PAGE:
"Although individual employees have engaged in misconduct or inappropriate behavior, we did not find evidence that misconduct is widespread," concludes a report from the Department of Homeland Security's inspector general. The IG's investigation was launched after the 2012 scandal over some agents' behavior while they were on a mission in Colombia.
The report, which is posted here, notes that:
"In April 2012, United States Secret Service (USSS) employees were preparing for a Presidential visit to the Summit of the Americas in Cartagena, Colombia. While off duty, several employees were suspected of soliciting prostitutes and consuming excessive amounts of alcohol.
"We assessed the adequacy of the agency's efforts to identify, mitigate, and address instances of misconduct and inappropriate behavior. To satisfy our review objectives, we (1) interviewed more than 200 USSS supervisors, managers, and senior officials; (2) administered an electronic and in-person survey with a combined response rate of 41 percent; (3) reviewed USSS internal affairs cases; (4) analyzed discipline records; and (5) analyzed personnel security records. ...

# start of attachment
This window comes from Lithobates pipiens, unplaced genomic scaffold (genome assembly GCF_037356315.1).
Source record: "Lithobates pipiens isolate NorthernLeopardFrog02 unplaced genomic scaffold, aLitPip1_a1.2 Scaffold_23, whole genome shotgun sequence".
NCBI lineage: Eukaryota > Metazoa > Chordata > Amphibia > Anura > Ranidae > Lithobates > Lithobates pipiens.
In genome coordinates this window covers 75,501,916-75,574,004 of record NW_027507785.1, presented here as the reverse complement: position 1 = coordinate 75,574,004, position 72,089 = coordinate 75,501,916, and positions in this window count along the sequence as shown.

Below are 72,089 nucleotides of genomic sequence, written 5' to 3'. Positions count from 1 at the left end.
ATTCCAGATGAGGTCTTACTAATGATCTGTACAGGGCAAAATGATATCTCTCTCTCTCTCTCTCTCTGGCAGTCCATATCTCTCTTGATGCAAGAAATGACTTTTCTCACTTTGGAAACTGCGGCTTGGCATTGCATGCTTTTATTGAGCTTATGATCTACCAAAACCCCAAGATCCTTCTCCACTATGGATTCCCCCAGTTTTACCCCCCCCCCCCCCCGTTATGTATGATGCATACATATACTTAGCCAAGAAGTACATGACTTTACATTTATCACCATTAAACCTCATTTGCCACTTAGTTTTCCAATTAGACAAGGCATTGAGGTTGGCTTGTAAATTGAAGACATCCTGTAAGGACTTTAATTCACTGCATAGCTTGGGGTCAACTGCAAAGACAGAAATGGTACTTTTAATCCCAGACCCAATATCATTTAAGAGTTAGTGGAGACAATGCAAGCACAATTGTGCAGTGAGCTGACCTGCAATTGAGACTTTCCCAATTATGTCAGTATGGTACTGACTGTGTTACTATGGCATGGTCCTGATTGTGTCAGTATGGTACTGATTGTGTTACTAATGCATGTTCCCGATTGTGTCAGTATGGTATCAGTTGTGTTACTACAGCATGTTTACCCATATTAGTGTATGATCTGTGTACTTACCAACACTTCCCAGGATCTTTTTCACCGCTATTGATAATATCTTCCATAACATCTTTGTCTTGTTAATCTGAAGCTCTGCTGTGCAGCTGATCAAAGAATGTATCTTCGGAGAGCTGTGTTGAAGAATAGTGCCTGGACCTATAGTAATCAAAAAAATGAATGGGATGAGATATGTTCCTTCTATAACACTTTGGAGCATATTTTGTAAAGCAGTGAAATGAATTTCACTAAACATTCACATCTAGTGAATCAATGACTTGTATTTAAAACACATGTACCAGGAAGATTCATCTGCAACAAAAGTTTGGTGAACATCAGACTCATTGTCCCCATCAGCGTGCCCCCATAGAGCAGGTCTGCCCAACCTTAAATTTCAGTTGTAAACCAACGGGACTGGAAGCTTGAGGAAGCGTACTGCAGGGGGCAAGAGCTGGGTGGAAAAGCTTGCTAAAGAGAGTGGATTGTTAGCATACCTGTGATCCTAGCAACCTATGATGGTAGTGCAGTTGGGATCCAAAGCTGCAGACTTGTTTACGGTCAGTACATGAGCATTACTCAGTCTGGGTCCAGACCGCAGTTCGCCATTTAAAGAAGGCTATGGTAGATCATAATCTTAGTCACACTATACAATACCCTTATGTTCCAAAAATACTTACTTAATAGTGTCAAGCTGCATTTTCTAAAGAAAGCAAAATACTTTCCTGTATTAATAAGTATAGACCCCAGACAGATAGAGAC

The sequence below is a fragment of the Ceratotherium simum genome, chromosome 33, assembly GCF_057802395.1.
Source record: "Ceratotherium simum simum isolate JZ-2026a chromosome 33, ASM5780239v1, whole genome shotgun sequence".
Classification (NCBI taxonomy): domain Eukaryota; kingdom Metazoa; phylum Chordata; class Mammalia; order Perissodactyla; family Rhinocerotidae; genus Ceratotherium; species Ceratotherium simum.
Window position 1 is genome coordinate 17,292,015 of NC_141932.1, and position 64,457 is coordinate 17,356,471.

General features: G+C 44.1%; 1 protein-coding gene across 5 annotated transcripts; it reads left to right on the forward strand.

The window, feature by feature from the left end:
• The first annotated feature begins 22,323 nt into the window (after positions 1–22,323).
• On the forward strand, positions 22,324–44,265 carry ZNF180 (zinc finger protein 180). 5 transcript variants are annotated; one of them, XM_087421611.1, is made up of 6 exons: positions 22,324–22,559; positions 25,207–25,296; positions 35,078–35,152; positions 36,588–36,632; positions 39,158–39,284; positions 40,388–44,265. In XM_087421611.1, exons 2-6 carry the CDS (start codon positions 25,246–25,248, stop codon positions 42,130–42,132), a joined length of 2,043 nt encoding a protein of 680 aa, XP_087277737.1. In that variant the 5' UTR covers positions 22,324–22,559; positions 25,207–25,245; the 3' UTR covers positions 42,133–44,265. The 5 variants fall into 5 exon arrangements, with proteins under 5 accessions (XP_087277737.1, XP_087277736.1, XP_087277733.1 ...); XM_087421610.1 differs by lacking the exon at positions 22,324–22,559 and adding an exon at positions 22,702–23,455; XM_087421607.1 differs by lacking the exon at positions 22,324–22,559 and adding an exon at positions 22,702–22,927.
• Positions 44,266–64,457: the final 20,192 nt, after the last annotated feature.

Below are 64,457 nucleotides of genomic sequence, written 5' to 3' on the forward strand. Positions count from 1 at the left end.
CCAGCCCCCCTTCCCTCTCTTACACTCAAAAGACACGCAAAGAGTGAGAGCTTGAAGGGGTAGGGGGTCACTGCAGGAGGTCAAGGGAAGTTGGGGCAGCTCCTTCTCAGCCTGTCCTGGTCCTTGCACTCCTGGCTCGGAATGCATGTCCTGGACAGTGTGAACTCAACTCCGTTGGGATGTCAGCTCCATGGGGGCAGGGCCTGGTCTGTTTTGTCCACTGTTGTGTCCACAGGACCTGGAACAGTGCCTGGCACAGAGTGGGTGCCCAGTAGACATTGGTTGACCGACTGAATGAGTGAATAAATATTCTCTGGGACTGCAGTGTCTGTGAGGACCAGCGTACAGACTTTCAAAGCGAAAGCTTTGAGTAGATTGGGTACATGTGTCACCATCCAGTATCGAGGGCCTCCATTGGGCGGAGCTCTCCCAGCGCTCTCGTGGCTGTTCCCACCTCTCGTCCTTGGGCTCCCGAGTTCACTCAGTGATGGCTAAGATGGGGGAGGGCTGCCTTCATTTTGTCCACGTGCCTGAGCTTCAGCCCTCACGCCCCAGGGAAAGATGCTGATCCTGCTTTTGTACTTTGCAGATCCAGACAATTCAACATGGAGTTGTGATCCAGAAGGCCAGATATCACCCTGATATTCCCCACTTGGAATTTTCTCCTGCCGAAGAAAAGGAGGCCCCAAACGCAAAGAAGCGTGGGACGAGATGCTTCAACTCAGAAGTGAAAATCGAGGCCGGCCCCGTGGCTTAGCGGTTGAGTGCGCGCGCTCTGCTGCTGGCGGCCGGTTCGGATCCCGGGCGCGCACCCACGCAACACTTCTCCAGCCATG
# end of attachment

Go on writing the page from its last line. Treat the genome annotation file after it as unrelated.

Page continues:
"We did not find any evidence that USSS leadership has fostered an environment that tolerates inappropriate behavior. Of the 2,575 employees who responded to our electronic survey, 2,144 (83 percent) indicated they were not aware of USSS employees engaging in any of six behaviors that were displayed in Cartagena. Additionally, 61 percent of survey respondents believed management does not tolerate misconduct."
The IG goes on, however, to make 14 recommendations, including:
— "enhance policies related to reporting and investigating employee misconduct and security concerns;
— "strengthen procedures for proposing and issuing discipline;
— "ensure compliance with federal disciplinary regulations;
— "ensure discipline is aligned with agency disciplinary principles;
— "ensure appointments to the Security Appeals Board are made according to policy."
Though the IG found no widespread misconduct, the agency's new director, Julia Pierson, has previously vowed to change its culture — which some lawmakers say tolerates "morally repugnant" behavior.